Kingzone's success in the upcoming LCK summer is now negligible. Regardless of how well the team does in its home country, no one will believe in this team again until it can win a championship on an international stage. KZ could go through the entire LCK summer season without dropping a single game, and it will all be for naught come Worlds if it isn't the last team standing when the victor is crowned.
The team's top laner, Kim "Khan" Dong-ha, who said in a pre-interview that he would make the other top laners at the event "kneel" has gone from one of the consensus strongest players at his position to possibly being the worst player at his position throughout the entire event.
Heading into the World Championship in South Korea, the field has never been more wide open. China has proven it doesn't need South Korean imports to defeat its rival -- and the league's top team in the regular season, Invictus Gaming, might even be stronger than RNG with a healthy lineup. Taiwan's Flash Wolves, from the often forgotten region of the LMS, will almost assuredly be at Worlds, and with how well it performed at MSI, expected to make a deep run. Europe's Fnatic, G2 Esports and others will only get better in the summer months. North America, with possibly the deepest field of strong teams it's ever had in the league, will be sending three teams all expecting to make it out of groups (with probably only Cloud9 making it out, per usual).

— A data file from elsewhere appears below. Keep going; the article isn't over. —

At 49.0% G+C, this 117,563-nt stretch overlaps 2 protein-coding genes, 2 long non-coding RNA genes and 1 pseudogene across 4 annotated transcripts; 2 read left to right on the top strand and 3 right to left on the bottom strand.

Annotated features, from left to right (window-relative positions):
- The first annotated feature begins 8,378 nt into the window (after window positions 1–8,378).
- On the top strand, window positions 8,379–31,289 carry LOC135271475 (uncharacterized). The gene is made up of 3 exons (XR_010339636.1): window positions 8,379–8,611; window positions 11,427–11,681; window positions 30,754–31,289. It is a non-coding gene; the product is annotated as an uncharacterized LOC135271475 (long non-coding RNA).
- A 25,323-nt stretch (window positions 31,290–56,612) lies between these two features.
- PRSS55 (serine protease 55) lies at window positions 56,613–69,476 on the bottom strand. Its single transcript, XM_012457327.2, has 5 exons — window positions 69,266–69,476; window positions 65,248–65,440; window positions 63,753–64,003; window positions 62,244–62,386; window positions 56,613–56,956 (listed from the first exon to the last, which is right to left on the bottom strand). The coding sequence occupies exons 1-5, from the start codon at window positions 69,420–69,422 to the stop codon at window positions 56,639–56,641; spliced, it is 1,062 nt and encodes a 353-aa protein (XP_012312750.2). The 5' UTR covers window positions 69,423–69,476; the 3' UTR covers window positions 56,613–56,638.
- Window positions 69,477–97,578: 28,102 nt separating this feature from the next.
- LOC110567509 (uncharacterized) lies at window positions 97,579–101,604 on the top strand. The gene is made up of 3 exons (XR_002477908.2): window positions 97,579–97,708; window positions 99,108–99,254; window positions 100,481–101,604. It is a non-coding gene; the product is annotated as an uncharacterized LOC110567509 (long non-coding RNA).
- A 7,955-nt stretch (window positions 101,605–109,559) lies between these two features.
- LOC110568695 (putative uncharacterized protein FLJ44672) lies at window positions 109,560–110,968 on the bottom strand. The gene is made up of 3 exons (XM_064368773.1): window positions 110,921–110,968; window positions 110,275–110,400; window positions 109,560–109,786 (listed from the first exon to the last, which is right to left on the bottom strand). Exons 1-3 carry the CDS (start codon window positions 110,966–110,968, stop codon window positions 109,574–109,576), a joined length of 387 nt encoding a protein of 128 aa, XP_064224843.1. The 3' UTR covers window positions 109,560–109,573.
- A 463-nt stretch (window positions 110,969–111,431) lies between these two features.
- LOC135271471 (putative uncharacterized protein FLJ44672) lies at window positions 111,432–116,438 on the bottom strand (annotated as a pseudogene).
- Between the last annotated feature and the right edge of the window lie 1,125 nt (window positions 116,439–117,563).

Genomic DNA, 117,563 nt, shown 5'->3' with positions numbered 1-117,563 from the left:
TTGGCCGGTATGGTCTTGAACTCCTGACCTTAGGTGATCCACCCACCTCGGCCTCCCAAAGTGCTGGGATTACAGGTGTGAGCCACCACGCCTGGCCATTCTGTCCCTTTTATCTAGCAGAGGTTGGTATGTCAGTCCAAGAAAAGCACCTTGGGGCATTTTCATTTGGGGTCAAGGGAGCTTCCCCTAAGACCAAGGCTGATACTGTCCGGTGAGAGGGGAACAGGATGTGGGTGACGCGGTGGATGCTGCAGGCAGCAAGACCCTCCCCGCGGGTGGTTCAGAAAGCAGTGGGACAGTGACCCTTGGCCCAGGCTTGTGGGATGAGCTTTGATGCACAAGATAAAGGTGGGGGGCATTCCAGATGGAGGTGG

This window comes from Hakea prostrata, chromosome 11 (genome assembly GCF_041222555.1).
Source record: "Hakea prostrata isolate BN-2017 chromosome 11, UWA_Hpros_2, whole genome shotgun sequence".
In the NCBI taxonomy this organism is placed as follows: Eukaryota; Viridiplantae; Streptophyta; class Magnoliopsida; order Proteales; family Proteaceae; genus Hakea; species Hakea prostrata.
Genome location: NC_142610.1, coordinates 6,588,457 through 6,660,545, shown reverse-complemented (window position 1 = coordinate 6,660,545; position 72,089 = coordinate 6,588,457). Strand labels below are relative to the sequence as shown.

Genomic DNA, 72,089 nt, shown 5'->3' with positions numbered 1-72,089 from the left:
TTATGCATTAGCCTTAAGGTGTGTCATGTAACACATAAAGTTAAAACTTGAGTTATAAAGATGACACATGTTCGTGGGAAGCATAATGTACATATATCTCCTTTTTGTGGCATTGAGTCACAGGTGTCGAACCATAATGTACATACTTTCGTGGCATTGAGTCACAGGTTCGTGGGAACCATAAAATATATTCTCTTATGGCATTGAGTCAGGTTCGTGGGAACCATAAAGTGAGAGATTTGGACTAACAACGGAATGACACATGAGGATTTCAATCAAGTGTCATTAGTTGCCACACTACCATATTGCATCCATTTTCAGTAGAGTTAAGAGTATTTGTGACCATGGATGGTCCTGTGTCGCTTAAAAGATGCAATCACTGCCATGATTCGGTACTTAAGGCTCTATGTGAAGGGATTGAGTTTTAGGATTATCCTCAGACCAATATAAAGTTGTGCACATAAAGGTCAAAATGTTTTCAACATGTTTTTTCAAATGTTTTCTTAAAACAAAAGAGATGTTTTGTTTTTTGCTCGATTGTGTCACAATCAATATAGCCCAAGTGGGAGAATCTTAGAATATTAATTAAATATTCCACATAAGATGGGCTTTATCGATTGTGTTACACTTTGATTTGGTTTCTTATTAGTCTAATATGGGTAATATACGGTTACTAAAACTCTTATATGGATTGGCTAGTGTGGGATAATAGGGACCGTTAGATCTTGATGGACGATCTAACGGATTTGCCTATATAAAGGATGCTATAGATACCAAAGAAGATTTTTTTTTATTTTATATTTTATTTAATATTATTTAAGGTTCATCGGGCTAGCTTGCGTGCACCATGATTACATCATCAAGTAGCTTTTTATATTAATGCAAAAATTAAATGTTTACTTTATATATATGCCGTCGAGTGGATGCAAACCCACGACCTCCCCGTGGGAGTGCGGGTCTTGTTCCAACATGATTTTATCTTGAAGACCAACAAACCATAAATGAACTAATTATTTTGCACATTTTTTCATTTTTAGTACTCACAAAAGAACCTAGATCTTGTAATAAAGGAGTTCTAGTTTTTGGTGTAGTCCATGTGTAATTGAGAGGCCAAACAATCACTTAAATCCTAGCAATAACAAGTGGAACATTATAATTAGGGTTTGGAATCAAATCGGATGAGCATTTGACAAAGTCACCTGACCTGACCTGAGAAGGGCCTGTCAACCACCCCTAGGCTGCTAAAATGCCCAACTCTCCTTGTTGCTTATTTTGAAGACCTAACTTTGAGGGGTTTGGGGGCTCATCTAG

And for the South Korean hosts, it will be a tournament of redemption. Kingzone believes it is a much better team than what it showed at MSI, but no one will believe it until it shows up. KT Rolster will want to finally do something on the international stage. The Afreeca Freecs, the team known as one of the most hardworking in all of esports with days off few and far between, will be grinding to get even stronger. Then, having seen his cross-region rival finally win the big one, Lee "Faker" Sang-hyeok and SK Telecom T1 will be wanting to erase the worst season in the storied franchise's history and make sure to meet Uzi and RNG once more on the Worlds stage.
This time, however, in differing roles. It will be Faker, the challenger, and Uzi, a giant bullseye on his back, the one calling the shots as champion.